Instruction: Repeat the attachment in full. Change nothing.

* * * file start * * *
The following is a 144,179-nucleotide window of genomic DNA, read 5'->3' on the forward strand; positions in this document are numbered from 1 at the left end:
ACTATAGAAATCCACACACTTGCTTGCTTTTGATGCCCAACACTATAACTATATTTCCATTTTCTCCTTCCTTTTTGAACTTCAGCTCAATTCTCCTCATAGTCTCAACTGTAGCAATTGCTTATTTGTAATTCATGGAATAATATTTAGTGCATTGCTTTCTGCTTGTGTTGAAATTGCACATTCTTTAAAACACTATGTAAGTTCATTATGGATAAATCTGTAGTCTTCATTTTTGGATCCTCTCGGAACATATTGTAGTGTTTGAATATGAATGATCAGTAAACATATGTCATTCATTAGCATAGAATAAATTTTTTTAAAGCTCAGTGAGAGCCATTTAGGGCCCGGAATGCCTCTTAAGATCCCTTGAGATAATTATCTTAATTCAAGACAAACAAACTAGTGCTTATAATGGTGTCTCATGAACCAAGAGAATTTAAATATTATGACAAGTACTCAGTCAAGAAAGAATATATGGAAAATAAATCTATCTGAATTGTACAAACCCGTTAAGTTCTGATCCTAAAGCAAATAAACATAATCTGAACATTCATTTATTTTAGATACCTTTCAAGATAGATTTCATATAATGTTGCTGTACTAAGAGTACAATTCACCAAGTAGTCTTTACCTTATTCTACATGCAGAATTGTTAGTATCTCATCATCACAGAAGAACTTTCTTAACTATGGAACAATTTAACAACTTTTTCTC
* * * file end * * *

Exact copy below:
The following is a 144,179-nucleotide window of genomic DNA, read 5'->3' on the forward strand; positions in this document are numbered from 1 at the left end:
ACTATAGAAATCCACACACTTGCTTGCTTTTGATGCCCAACACTATAACTATATTTCCATTTTCTCCTTCCTTTTTGAACTTCAGCTCAATTCTCCTCATAGTCTCAACTGTAGCAATTGCTTATTTGTAATTCATGGAATAATATTTAGTGCATTGCTTTCTGCTTGTGTTGAAATTGCACATTCTTTAAAACACTATGTAAGTTCATTATGGATAAATCTGTAGTCTTCATTTTTGGATCCTCTCGGAACATATTGTAGTGTTTGAATATGAATGATCAGTAAACATATGTCATTCATTAGCATAGAATAAATTTTTTTAAAGCTCAGTGAGAGCCATTTAGGGCCCGGAATGCCTCTTAAGATCCCTTGAGATAATTATCTTAATTCAAGACAAACAAACTAGTGCTTATAATGGTGTCTCATGAACCAAGAGAATTTAAATATTATGACAAGTACTCAGTCAAGAAAGAATATATGGAAAATAAATCTATCTGAATTGTACAAACCCGTTAAGTTCTGATCCTAAAGCAAATAAACATAATCTGAACATTCATTTATTTTAGATACCTTTCAAGATAGATTTCATATAATGTTGCTGTACTAAGAGTACAATTCACCAAGTAGTCTTTACCTTATTCTACATGCAGAATTGTTAGTATCTCATCATCACAGAAGAACTTTCTTAACTATGGAACAATTTAACAACTTTTTCTC